• Investment Fund - Almost a CEF except it isn't redeemable, the First National Mortgage Investment Fund's (FNM.UN) days appear to be numbered after the recent federal budget which announced an intention to prevent the transformation of interest income into lower-taxed capital gains by funds such as this one. First National issued a press release denying FNM.UN will be affected so we will have to wait and see the final outcome.
  • Public Corporations - There aren't many of these either. We found only three - Firm Capital MIC (FC), MCAN Mortgage Corp (MKP) and Atrium MIC (AI). They also trade like any other stock with capital gains/losses results too.
Public Corporation but not a MIC
This publicly-traded company concentrates on mortgages but does not have the tax status of the MIC.
  • First National Financial (FN) - This is the same company that created FNM.UN. FN, however, isn't about to disappear anytime soon judging by its claimed status as Canada's largest non-bank mortgage originator and lender. Its business model is quite different from the MICs above. It doesn't just lend and collect interest, it sells on many mortgages while continuing to collect fees for administering them. Consequently its capital structure has lots of leverage but isn't necessarily more risky. Unlike MICs FN distributes dividends and possible capital gains to investors.
Mortgage Mutual Funds
There are several dozen (37 were found in GlobeInvestor Fund Lookup by typing in "mortgage" as a fund name search term). Such funds typically buy mortgages created by other companies and have a lot of lower yield guaranteed mortgages along with some short term bonds so their yield is less overall.

Mortgage REITs in the USA
The attraction of such funds within registered retirement accounts (RRSPs and the like but not TFSAs or RESPs) is that no tax is payable, not even US Witholding tax). These funds sport very high 12-18% cash payout yields at the moment which looks great but is a strong clue of much higher risk. That risk comes from a business model (see description in the Wall Street Journal) much different to any of the Canadian options above. The mortgage REITs rely on the return boosting effect of borrowing at very low short-term rates to buy mortgage backed securities (basically bundles of mortgages originated and sold on by other firms). Are these yields sustainable? One Seeking Alpha article thinks yes, for some. In addition to the many individual mortgage REITs, ETFdb lists US ETFs that hold mortgage backed securities.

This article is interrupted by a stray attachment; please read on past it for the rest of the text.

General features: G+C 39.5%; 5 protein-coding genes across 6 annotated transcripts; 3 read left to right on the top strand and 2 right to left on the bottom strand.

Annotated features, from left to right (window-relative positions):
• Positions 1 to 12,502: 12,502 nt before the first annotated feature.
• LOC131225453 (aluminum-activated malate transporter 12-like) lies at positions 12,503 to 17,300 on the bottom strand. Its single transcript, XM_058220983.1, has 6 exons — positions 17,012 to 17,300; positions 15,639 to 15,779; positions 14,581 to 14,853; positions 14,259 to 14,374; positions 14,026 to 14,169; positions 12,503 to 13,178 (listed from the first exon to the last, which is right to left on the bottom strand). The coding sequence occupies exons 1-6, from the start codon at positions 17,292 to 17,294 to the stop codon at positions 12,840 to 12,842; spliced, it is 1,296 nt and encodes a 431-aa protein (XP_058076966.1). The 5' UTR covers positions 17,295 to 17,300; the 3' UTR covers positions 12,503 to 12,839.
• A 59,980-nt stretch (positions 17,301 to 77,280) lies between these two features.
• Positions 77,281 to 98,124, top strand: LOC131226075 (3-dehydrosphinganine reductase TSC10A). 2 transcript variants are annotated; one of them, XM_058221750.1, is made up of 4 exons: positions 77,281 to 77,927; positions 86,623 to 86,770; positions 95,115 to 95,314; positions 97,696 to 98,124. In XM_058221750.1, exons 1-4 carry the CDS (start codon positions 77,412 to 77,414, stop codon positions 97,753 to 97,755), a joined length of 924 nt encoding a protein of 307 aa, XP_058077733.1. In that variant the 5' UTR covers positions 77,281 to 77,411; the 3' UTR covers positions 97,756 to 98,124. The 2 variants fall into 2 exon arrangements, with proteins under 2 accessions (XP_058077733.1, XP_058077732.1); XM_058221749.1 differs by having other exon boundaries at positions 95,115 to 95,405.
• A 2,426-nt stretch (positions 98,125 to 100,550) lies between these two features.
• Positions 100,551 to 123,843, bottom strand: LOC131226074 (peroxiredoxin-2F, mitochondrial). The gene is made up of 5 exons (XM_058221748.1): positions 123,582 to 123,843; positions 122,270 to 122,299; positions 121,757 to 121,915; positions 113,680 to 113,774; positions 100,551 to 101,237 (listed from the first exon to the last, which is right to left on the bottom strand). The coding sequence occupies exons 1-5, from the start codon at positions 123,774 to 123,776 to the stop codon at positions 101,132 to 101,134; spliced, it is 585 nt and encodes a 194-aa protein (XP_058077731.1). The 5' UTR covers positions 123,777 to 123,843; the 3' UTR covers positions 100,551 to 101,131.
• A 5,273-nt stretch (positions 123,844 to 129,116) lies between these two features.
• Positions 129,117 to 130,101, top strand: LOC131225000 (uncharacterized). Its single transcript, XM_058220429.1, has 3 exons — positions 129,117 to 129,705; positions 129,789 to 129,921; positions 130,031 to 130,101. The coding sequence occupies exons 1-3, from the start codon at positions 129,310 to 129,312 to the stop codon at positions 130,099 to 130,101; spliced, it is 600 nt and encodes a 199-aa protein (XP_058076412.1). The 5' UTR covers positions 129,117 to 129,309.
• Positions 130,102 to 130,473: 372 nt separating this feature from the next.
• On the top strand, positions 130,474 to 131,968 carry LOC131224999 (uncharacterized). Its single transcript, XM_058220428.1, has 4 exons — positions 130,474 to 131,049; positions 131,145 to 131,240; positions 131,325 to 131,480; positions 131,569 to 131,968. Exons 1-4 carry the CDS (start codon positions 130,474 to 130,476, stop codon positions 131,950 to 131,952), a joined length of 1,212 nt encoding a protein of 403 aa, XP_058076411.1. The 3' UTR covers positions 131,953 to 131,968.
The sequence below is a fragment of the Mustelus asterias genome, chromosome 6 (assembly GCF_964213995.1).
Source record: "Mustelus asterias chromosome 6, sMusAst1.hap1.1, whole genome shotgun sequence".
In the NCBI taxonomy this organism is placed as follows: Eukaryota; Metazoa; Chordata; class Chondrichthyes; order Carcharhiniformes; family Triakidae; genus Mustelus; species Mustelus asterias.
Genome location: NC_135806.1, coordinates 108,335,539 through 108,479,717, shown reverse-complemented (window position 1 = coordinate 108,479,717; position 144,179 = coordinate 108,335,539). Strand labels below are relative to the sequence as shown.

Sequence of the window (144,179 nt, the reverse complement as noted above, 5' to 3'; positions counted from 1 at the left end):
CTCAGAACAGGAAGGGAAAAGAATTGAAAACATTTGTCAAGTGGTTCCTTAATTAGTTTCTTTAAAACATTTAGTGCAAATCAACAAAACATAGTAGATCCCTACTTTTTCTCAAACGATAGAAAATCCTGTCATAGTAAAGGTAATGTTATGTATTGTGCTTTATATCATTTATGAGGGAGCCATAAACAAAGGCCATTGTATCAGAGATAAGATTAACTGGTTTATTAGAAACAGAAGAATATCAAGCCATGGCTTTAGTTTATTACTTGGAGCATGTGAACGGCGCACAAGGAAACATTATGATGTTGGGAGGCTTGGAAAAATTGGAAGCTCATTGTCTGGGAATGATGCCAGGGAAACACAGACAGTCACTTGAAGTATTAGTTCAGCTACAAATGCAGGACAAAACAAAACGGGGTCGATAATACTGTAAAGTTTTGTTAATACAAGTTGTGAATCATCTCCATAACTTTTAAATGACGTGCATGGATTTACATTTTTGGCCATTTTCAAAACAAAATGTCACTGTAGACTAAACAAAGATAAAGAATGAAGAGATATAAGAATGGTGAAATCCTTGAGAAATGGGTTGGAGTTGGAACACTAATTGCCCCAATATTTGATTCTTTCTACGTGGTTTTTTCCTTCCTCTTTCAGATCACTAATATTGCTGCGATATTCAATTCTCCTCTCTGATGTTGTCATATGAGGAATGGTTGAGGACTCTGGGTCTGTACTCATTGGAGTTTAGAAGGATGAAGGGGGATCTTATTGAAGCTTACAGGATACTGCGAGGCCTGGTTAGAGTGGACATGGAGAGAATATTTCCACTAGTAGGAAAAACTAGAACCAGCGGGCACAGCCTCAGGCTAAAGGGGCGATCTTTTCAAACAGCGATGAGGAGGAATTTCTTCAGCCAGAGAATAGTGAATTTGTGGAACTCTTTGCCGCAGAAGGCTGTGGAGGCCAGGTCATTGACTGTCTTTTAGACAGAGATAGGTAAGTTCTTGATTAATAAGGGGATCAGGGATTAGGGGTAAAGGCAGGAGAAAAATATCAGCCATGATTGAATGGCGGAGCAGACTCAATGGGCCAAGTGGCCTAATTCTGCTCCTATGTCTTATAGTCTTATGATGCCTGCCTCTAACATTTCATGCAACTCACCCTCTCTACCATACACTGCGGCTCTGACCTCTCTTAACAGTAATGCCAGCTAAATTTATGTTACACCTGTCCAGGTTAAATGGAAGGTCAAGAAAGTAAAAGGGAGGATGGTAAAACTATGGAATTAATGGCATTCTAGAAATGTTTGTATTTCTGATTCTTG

Portfolio Considerations
Mortgage interest-producing investments fall into fixed income and their current relatively high yield compared to GICs or short term bonds can make them an attractive alternative.

All but one - the exception being First National - of the securities produce income that is taxed as interest despite the misleading name of dividends attached to the distributions. Therefore the best place to hold such mortgage securities is in a RRSP, TFSA, RRIF, LRIF, LIRA or other tax-favoured account.

Payout Stability and Yield
As our table below shows, the cash payouts of the MICs with a longer track record have declined along with interest rates. That's not necessarily a bad thing since they still compare favourably with other short term fixed income as we have already noted. 
(click to enlarge image)

The key to the future is the skill and judgement of the mortgage management team in properly adjusting the risk of the mortgage lending to the interest rate charged while controlling costs and the risk of leverage. To assess that and other factors that can affect the success of a mortgage, it is a wise idea to use the checklist we mentioned above. As usual, the return to be expected, whether it is interest or dividends and capital gains, will be related to the riskiness of the investment. 

Is now a bad time to invest in mortgages?
That's a natural question given the slowdown in sales in a number of markets and some reports of impending doom in the Canadian market akin to what happened in the USA and other countries. Of course, the companies say they are still expanding profitably within acceptable risk parameters due in part nowadays to some pullback in lending by the big banks. In our opinion it's too hard to tell if mortgages are a better or worse investment than anything else right now. The best protection lies in the due diligence to pick the solid companies who can survive in bad times as Canada's banks did through the 2008-09 financial crisis.

Disclaimer: this post is my opinion only and should not be construed as investment advice. Readers should be aware that the above comparisons are not an investment recommendation. They rest on other sources, whose accuracy is not guaranteed and the article may not interpret such results correctly. Do your homework before making any decisions and consider consulting a professional advisor.

Friday, 5 April 2013

Canadian Dividend ETFs Update: How does newcomer Vanguard's fund compare?

After we wrote our original comparison last July about Canadian ETFs that focus on dividend paying stocks, fund giant Vanguard entered the fray in December 2012. Let's see how its fund compares to the existing bunch of ETFs in this category while providing some additional perspectives and updates to the previous analysis.

The ETFs

(Click on image to enlarge)

Cash Distribution Yield - payouts are not necessarily stable or always growing
As in July, XEI still offers the highest cash payout yield of 4.6% (based on the trailing twelve months) but the gap with ZDV and XDV has narrowed. HAL still does worst, offering only a bit more at 3.0% than the TSX market average, seen in the broad market ETF from iShares (XIC), of about 2.5%. VDY's poor 2.2% yield we interpret as being being a temporary effect of the recent startup.